Old English: merisc, mersc ("lake-like, marshy, swampy")

Middle English: mersh, mershe ("lake-like, marshy, swampy")

Scots: mersk, merse ("lake-like, marshy, swampy")

Old Frisian: mersk ("lake-like, marshy, swampy")

West Frisian: mersk ("lake-like, marshy, swampy")

Old Saxon: mersk ("lake-like, marshy, swampy")

Middle Low German: mersch ("lake-like, marshy, swampy")

Norwegian: mersk ("lake-like, marshy, swampy")

Middle Dutch: mersch ("lake-like, marshy, swampy")

Dutch: meers ("lake-like, marshy, swampy")

Romansch: miert ("dead")


Ukrainian: смерть (smertʹ) ("death")

Belarusian: смерць (smjercʹ) ("death")

Russian: смерть (smertʹ) ("death")

Rusyn: смерть (smertʹ) ("death")

Kashubian: smierc ("death")

Polish: śmierć ("death")

Upper Sorbian: smjerć ("death")

Lower Sorbian: smjerś ("death")

Polish: Śmierć, Śmiercicha, Śmiertka ("Goddess of Death")

Norwegian: smerte ("pain")


---> Erzya: мирде (mirde) ("man, husband")

---> Moksha: мирде (mirde) ("man, husband")

Lithuanian: mirtis ("death")

Latvian: mirt ("to die")

Lithuanian: mirti ("to die")

Old Church Slavonic: мьрѫ (mĭrǫ) ("I die")

Old East Slavic: мьрꙋ (mĭru) ("I die")

Lithuanian: miru ("I die")

Northern Kurdish: mirin ("to die")

Central Kurdish: مردن‎ (mirdin) ("to die")

Southern Kurdish: مردن‎ (mirdin) ("to die")

Laki: مردن‎ (mirdin) ("to die")

Old Persian: myr (/mīr-/) ("to die")

Avestan: miriiete ("die")

Ukrainian: мiр (mir) ("plague")

Parthian: myr ("to die")

Old East Slavic: мьрътвꙑи (mĭrŭtvyi) ("dead")


Sanskrit: मृति (mṛtí) ("death")

Old Church Slavonic: мрѣти (mrěti) ("to die")

Bulgarian: мра (mra) ("to die")

Serbo-Croatian: мрије̑ти, mrijȇti ("to die")

Slovene: mrẹ́ti ("to die, to be miserable")

Czech: mřít ("to die, to wither")

Polish: mrzeć ("to die")

Slovak: mrieť ("to die, to wither, to thaw")

Upper Sorbian: mrěć ("to die")

Lower Sorbian: mrěś ("to die")

Sanskrit: म्रियते (mriyate) ("to die, decease")

Russian: мру (mru) ("I die")

Czech: mru ("I die")

Serbo-Croatian: мре̑м, mrȇm ("I die")

Slovene: mrèm, mrjèm, mŕjem, mȓjem ("I die")

Polish: mrę ("I die")

Slovak: mriem ("I die")

Sanskrit: मृत (mṛtá) ("dead, man")

Hindi: मृत (mŕt) ("dead, man")

Old Persian: 𐎶𐎼𐎫𐎡𐎹 (m-r-t-i-y) ("man")

Old Church Slavonic: мрьтвъ ⰿⱃⱐⱅⰲⱏ (mrĭtvŭ), мрътвъ ⰿⱃⱏⱅⰲⱏ (mrŭtvŭ) ("dead")

Macedonian: мртов (mrtov) ("dead")

Serbo-Croatian: мр̀тав, мр̑твӣ, mr̀tav, mȓtvī, mrtȏv, mrtvȍ, mōrtȏv, mōrtvȍ ("dead")

Slovene: mŕtəv ("dead")

Czech: mrtvý ("dead")

Old East Slavic: мрьтвꙑи (mrĭtvyi) ("dead")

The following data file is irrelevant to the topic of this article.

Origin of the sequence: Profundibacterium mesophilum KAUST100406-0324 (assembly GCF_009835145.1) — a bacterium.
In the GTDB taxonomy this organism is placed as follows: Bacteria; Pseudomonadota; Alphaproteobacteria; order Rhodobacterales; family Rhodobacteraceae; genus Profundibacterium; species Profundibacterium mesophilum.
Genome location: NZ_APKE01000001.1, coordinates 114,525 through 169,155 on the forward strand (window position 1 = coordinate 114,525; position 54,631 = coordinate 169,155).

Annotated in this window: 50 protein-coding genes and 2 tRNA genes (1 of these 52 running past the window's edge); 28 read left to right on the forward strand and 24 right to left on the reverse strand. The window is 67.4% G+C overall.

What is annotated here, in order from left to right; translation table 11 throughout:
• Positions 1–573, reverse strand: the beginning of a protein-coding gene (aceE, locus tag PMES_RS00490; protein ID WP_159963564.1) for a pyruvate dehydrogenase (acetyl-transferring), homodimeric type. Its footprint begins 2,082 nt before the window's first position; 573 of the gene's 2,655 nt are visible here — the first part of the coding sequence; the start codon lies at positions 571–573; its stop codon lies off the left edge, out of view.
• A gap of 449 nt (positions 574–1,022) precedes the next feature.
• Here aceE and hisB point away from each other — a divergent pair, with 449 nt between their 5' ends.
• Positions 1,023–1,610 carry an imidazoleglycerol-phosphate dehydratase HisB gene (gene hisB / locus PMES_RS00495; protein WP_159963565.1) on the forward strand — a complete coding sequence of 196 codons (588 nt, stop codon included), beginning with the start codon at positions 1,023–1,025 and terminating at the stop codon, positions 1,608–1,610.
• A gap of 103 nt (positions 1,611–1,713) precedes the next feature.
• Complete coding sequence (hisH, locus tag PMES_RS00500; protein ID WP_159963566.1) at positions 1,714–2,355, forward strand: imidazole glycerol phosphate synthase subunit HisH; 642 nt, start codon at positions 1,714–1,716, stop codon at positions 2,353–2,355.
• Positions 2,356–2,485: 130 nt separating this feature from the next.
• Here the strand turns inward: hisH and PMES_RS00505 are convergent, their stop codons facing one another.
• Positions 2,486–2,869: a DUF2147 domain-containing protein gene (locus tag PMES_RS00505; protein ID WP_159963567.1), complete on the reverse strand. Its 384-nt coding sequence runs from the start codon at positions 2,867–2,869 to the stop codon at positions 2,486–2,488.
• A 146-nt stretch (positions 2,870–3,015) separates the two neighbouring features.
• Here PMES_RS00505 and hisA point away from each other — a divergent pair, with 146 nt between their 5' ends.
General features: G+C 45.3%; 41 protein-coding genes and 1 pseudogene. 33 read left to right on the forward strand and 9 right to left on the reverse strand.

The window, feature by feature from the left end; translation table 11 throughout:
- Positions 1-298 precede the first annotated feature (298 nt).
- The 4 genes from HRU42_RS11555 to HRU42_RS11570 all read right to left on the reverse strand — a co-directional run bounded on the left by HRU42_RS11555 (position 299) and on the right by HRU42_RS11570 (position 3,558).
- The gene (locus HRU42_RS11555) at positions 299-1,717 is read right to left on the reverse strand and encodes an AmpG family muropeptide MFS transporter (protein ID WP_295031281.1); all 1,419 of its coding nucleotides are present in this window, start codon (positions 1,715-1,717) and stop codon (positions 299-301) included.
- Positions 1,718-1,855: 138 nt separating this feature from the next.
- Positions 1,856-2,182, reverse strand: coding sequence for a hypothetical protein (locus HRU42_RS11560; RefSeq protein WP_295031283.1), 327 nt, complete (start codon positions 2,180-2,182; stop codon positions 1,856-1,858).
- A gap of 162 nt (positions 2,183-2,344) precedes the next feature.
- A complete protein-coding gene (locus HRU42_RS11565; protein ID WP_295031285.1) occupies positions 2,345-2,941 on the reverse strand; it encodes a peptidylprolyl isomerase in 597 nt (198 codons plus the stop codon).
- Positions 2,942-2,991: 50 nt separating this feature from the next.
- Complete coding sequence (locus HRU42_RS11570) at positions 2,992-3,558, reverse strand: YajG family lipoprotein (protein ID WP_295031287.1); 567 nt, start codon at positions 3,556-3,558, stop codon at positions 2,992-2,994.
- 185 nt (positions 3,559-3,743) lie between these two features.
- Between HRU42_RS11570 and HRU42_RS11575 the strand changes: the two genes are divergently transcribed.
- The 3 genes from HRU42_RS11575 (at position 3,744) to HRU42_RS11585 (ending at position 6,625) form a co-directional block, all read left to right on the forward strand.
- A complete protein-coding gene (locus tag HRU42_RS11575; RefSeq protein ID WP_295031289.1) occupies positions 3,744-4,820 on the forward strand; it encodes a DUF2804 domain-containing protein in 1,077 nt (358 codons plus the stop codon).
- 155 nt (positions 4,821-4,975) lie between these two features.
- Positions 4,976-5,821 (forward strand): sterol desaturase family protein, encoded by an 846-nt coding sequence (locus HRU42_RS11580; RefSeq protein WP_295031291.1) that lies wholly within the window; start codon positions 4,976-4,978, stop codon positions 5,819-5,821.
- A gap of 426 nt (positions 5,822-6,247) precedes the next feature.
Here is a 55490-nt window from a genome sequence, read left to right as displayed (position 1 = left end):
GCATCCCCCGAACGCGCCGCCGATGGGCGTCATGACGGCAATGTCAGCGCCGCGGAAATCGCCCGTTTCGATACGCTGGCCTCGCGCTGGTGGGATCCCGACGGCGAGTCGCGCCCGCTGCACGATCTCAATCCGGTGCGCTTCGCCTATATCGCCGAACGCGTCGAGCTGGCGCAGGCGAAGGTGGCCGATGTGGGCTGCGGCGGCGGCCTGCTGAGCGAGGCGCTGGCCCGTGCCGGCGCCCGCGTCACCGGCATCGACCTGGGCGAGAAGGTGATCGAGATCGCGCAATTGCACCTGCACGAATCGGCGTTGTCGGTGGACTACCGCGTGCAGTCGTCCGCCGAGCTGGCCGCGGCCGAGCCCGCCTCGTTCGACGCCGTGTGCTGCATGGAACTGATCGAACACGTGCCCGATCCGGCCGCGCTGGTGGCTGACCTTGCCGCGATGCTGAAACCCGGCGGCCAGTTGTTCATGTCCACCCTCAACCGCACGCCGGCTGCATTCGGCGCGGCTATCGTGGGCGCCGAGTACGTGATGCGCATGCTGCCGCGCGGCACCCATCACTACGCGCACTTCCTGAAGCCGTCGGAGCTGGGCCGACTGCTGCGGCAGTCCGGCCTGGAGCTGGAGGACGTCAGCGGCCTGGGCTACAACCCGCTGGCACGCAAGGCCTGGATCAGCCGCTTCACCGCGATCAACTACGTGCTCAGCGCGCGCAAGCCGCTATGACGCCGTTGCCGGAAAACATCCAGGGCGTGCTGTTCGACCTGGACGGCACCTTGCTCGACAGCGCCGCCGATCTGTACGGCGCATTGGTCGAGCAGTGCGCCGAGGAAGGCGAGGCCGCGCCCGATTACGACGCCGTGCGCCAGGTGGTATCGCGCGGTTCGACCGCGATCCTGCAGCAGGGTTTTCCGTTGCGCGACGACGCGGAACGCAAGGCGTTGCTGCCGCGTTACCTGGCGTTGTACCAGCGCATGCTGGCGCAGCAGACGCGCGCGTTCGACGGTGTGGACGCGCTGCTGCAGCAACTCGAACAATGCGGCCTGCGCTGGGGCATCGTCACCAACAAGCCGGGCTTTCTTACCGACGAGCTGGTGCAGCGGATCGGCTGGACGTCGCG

Old Persian: 𐎠𐎶𐎼𐎡𐎹𐎫𐎠 (a-m-r-i-y-t-a /am(a)riyatā/) ("die")


Ancient Greek: βροτός (brotós) ("mortal") (mrotos?)


Macedonian: смрт (smrt) ("death")

Serbo-Croatian: смр̏т, smȑt ("death")

Slovene: smȓt ("death")

Czech: smrt ("death")

Slovak: smrť ("death")

Silesian: śmjyrć ("death")


Middle English: niȝtmare, nightemare ("nightmare")

Scots: nichtmare, nichtmeer ("nightmare")

English: nightmare ("nightmare")

Middle Low German: nachtmār ("nightmare")

Middle Dutch: nachtmaere, nachtmērië, nachtmēre ("nightmare")

Dutch: nachtmare, nachtmerrie ("nightmare")

Old French: cauquemare ("evil spirit")

Middle French: cauchemare ("evil spirit")

French: cauchemar ("evil spirit")

German: Nachtmahr ("nightmare")


Sanskrit वन (vána)

  • a forest, wood, grove, thicket, quantity of lotuses or other plants growing in a thick cluster
  • a single tree
  • plenty, abundance
  • wood, timber
  • a wooden vessel or barrel
  • a cloud as the vessel in the sky
  • the body of a carriage
  • water
  • a fountain, spring
  • abode
  • longing, earnest desire


Sanskrit: शव (śava) ("corpse")


Latvian: nāve ("death")

Latvian: nāvs ("death")

Russian: навей (navej), навь (navʹ), навье (navʹje) ("corpse, dead body")

Polish: nawie, nawki ("souls of the dead")

Czech: nav ("tomb, hell, beyond")

Latin: nāvis ("ship")

Sanskrit: नाव्य (nāvyá) ("boatable, navigable")

Old Persian: 𐎴𐎠𐎻𐎡𐎹𐎠 (n-a-vi-i-y-a /nāviyā/) ("boatable, navigable")

Hindi: नाव (nāv) ("ship")

Pali: nāvā ("ship")

Sauraseni Prakrit: ṇāvā ("ship")

Sinhalese: නැව (næva) ("ship")

Persian: ناو‎ (nâv) ("ship")

Old Persian: 𐎴𐎠𐎺 (nāva) ("ship")

Romansch: nav, nev ("ship")

Sicilian: navi ("ship")

Spanish: nave ("ship")

Venetian: nave ("ship")

Asturian: nave ("ship")

Friulian: nâf, nâv ("ship")

Galician: nave ("ship")

Ido: navo ("ship")

Italian: nave ("ship")

Romanian: naie, navă ("ship")

Portuguese: nave, nau ("ship")

Celtic Gallaecian: Navia ("river")

Ossetian Digor: науӕ (nawæ) ("ship")

Ossetian Iron: нау (naw) ("ship")

Pahlavi: nʾw (nāw) ("ship")

Old Armenian: նաւ (naw) ("boat, ship; battleship, trireme; navigation, seafaring")

Avestan: nāuuiia ("boatable, navigable")

Catalan: nau ("ship")

Occitan: nau ("ship")

Old Irish: nau ("ship")

Gothic: 𐌽𐌰𐌿𐍃 (naus) ("dead body, corpse")

Gothic: 𐌽𐌰𐍅𐌹𐍃 (nawis) ("corpse's")

Ancient Greek: ναῦς (naûs) ("ship")

Sanskrit: नौ (naú), नावा (nāvā́) ("ship")


Doric Greek: νᾱός (nāós) ("ship")

Old English: naca ("ship")

Old Saxon: nako ("ship")

Old High German: nahho ("ship")

Middle High German: nache ("ship")

German: Nachen ("ship")

Luxembourgish: Naachen ("ship")

Aromanian: nai ("ship")

Sardinian: nae, nai, nave, navi ("ship")

Old Norse: nár ("corpse")

Icelandic: nár ("corpse")

Breton: naoun ("hunger")

Old Norse: Nástrǫnd ("Corpse Shore")

Pashto: نعش‎‎ (na'š) ("corpse")

Persian: نعش‎‎ (naʿš) ("corpse")

Dari: نعش‎‎ (naʿš) ("corpse")


Lithuanian: novis ("death")

Sudovian: novis ("corpse")

Lithuanian: novė ("slaughtering, killing; unknown disease; yoke; coertion")